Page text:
When a highstate is executed and an environment is
specified (either using the
environment config option or by
passing the saltenv when executing the highstate),
then that environment's top file is the only top file used to assign states to
minions, and only states from the specified environment will be run.
The remainder of this section applies to cases in which a highstate is executed without an environment specified.
With no environment specified, the minion will look for a top file in each
environment, and each top file will be processed to determine the SLS files to
run on the minions. By default, the top files from each environment will be
merged together. In configurations with many environments, such as with
GitFS where each branch and tag is treated as a
distinct environment, this may cause unexpected results as SLS files from older
tags cause defunct SLS files to be included in the highstate. In cases like
this, it can be helpful to set
same to force each environment to use its own top file.
Another option would be to set
state_top_saltenv to a specific
environment, to ensure that any top files in other environments are
With GitFS, it can also be helpful to simply manage
each environment's top file separately, and/or manually specify the environment
when executing the highstate to avoid any complicated merging scenarios.
also be used to hide unneeded branches and tags from GitFS to reduce the number
of top files in play.
When using multiple environments, it is not necessary to create a top file for
each environment. The easiest-to-maintain approach is to use a single top file
placed in the
base environment. This is often infeasible with GitFS though, since branching/tagging can easily result in extra
top files. However, when only the default (
roots) fileserver backend is
used, a single top file in the
base environment is the most common way of
configuring a highstate.
The following minion configuration options affect how top files are compiled when no environment is specified, it is recommended to follow the below four links to learn more about how these options work:
For the scenarios below, assume the following configuration:
file_roots: base: - /srv/salt/base dev: - /srv/salt/dev qa: - /srv/salt/qa
base: '*': - base1 dev: '*': - dev1 qa: '*': - qa1
base: 'minion1': - base2 dev: 'minion2': - dev2 qa: '*': - qa1 - qa2
For the purposes of these examples, there is no top file in the
In this scenario, the highstate was either invoked
saltenv=dev or the minion has
environment: dev set in the minion
config file. The result will be that only the
dev2 SLS from the dev
environment will be part of the highstate, and it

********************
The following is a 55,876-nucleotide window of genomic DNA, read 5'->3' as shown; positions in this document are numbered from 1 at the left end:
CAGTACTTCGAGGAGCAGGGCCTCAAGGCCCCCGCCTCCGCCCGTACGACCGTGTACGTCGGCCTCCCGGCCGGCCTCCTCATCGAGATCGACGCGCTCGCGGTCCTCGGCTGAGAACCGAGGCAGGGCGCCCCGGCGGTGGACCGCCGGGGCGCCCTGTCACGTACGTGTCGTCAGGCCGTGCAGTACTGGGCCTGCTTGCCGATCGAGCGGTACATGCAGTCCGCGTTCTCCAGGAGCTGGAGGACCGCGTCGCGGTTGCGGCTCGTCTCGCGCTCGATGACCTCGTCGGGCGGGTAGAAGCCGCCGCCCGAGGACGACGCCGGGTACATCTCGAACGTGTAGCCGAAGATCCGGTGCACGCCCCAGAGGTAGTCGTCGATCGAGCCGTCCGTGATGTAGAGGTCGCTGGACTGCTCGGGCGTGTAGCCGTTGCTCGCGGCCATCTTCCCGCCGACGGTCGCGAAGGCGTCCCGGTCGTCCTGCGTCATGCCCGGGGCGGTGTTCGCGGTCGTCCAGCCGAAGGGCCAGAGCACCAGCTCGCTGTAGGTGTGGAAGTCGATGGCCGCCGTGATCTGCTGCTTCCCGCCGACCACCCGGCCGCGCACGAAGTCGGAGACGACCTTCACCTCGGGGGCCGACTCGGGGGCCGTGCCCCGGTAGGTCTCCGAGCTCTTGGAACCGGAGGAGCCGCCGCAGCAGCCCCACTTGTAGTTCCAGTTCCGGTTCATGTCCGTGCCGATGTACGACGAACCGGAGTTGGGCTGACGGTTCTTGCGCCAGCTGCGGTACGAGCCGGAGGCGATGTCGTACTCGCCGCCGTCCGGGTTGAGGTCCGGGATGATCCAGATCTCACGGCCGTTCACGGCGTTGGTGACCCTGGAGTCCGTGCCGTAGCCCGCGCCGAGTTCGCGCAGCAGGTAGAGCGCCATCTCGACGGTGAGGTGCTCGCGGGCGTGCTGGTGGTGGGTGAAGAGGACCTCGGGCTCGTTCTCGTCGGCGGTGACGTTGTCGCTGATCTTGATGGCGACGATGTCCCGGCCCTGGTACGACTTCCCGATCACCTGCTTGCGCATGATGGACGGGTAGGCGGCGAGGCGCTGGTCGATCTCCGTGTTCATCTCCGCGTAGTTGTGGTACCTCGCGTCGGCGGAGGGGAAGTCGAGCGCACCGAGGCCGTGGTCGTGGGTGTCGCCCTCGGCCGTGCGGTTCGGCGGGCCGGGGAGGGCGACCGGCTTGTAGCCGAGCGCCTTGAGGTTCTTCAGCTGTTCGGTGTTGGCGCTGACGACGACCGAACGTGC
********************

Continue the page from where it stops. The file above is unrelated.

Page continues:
will be applied to minion2, while minion1 will have no states applied to it.
base environment were specified, the result would be that only the
base1 SLS from the
base environment would be part of the
highstate, and it would be applied to all minions.
qa environment were specified, the highstate would exit with an error.
In this scenario, assuming that the
base environment's top file was
evaluated first, the
qa1 states would be applied
to all minions. If, for instance, the
qa environment is not defined in
/srv/salt/base/top.sls, then because there is no top file for the
environment, no states from the
qa environment would be applied.
Changed in version 2016.11.0: In prior versions, "same" did not quite work as described below (see here). This has now been corrected. It was decided that changing something like top file handling in a point release had the potential to unexpectedly impact users' top files too much, and it would be better to make this correction in a feature release.
In this scenario,
base1 from the
base environment is applied to all
dev2 from the
dev environment is applied to
default_top is unset (or set to
base, which happens to be
the default), then
qa1 from the
qa environment will be applied to all
default_top were set to
dev, then both
qa2 from the
qa environment would be applied to all minions.
New in version 2016.11.0.
In this scenario, all configured states in all top files are applied. From the
base1 would be applied to all minions, with
being applied only to
minion1. From the
be applied to all minions, with
dev2 being applied only to
Finally, from the
qa environment, both the
qa2 states will
be applied to all minions. Note that the
qa1 states would not be applied
twice, even though
qa1 appears twice.